The 48-year-old was detained by the Chinese Ministry of State Security in August 2020 after being charged with providing state secrets to foreign organisations.

A verdict on the matter has already been delayed seven times.

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News Brands

ABC board appointments ‘months away’ as decision over Buttrose looms

Appointments for two vacant ABC director seats are months away, with a decision on chair Ita Buttrose’s position soon to be on the Labor government’s agenda in its first opportunity in 10 years to stamp its influence on the national broadcaster, reports Nine Publishing’s Calum Jaspan.

Buttrose was appointed by Scott Morrison in 2019 and is yet to publicly indicate whether she will seek a second term. Two of the nine directors’ seats on the ABC board are vacant after Joseph Gersh, appointed by the Turnbull government in 2018, was not reappointed this year and the departure of Fiona Balfour in February less than two years into her term.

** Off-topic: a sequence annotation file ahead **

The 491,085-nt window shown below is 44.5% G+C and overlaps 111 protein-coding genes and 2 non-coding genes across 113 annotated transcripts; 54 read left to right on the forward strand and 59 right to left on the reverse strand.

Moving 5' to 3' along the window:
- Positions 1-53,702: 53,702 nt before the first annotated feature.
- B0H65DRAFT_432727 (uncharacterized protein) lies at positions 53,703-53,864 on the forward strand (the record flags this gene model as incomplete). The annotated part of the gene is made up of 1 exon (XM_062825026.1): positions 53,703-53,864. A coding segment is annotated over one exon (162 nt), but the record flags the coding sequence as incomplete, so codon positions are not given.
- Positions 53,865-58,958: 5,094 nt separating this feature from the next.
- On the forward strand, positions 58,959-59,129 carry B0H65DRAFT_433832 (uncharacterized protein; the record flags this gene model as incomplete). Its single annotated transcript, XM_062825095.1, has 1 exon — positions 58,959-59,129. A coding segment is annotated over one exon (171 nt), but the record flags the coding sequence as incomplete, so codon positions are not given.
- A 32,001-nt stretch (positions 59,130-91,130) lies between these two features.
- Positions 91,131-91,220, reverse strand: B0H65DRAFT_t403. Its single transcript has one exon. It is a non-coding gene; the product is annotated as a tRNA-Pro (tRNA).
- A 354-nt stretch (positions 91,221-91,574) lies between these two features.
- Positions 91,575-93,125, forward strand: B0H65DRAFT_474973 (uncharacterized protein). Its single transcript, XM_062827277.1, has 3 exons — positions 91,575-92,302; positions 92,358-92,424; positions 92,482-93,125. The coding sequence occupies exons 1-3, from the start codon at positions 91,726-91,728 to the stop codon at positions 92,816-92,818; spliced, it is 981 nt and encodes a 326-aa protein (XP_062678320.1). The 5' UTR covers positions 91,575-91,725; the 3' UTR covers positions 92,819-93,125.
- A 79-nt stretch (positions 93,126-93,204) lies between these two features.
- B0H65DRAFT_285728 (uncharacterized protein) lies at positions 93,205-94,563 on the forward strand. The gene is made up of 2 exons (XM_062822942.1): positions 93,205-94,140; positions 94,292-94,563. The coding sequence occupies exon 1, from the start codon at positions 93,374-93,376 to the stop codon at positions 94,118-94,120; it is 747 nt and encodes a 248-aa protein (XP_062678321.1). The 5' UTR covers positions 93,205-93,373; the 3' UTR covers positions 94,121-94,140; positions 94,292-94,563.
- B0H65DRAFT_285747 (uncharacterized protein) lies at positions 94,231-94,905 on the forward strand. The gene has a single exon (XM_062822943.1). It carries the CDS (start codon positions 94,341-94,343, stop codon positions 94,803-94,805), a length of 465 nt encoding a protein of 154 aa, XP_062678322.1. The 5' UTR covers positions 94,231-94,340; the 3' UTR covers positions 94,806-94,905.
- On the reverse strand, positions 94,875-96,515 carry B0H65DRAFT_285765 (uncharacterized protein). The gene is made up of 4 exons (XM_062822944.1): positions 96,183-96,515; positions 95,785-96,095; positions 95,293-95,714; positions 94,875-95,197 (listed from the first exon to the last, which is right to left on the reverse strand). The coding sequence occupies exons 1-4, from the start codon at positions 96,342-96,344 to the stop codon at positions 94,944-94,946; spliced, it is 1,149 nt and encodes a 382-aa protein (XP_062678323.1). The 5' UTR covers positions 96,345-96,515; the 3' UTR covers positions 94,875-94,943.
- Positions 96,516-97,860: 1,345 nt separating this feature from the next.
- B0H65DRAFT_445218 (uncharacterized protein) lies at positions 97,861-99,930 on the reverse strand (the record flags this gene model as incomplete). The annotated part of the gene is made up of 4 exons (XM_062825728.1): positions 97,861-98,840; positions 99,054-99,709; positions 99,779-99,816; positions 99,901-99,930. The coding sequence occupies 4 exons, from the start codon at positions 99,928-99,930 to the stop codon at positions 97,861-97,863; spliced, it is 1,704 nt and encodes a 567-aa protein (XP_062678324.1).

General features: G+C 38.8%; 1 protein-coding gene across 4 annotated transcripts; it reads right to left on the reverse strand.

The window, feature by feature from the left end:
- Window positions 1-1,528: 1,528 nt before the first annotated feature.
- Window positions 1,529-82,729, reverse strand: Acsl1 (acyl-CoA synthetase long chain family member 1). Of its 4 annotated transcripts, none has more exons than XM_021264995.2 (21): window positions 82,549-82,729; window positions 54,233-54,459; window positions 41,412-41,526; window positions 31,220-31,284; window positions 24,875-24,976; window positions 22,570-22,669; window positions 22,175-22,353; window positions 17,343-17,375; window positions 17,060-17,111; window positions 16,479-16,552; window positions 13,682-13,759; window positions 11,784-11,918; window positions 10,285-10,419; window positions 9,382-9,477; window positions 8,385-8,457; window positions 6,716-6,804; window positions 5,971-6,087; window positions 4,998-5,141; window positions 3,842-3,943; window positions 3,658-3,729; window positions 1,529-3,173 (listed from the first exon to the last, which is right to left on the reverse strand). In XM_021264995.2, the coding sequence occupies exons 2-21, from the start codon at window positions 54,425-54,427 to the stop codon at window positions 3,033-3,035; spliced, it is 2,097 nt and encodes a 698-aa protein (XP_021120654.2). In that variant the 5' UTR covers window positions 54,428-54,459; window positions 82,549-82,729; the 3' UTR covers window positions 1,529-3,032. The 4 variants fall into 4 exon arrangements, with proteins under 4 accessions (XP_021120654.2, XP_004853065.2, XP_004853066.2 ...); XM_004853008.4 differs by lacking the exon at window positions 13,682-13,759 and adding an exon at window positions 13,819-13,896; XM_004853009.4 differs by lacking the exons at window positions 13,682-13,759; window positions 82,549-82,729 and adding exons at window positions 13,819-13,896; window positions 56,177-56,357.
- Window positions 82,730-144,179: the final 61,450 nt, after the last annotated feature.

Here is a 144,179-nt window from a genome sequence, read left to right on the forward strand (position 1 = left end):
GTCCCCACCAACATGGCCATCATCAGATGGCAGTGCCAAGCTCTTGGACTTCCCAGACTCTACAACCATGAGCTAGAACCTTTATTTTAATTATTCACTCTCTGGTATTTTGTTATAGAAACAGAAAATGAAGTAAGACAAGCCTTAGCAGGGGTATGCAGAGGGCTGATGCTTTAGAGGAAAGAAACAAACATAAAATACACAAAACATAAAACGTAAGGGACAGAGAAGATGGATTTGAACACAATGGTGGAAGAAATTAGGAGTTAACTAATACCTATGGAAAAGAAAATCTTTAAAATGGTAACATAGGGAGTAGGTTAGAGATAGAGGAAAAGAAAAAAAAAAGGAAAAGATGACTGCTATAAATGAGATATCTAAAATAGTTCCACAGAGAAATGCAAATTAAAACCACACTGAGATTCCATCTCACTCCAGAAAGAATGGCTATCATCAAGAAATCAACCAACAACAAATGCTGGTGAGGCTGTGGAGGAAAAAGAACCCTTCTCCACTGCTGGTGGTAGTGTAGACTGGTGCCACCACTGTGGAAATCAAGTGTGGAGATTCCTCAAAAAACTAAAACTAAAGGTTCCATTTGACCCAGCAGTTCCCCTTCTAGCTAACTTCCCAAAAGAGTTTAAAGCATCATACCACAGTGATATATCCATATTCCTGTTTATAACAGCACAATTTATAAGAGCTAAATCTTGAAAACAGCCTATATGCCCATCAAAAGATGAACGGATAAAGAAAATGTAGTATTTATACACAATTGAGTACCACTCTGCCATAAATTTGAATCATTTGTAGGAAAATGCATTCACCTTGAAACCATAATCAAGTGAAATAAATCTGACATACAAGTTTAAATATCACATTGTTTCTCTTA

Balfour, a former chief information officer at Qantas and Telstra, stepped down from the board after pressure from Buttrose over a perceived conflict with her directorship at a Telstra-affiliated company.

A senior source close to the ABC board, who spoke on condition of anonymity, said the appointment of two directors remained “several months away” after the government received more than 400 applications to its advertisement for the roles in May, with a new selection panel chosen last month.

Board appointments are subject to a merit-based selection process, and are ultimately at the discretion of Communications Minister Michelle Rowland.

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BBC suspends presenter for allegedly paying teen for sexually explicit photos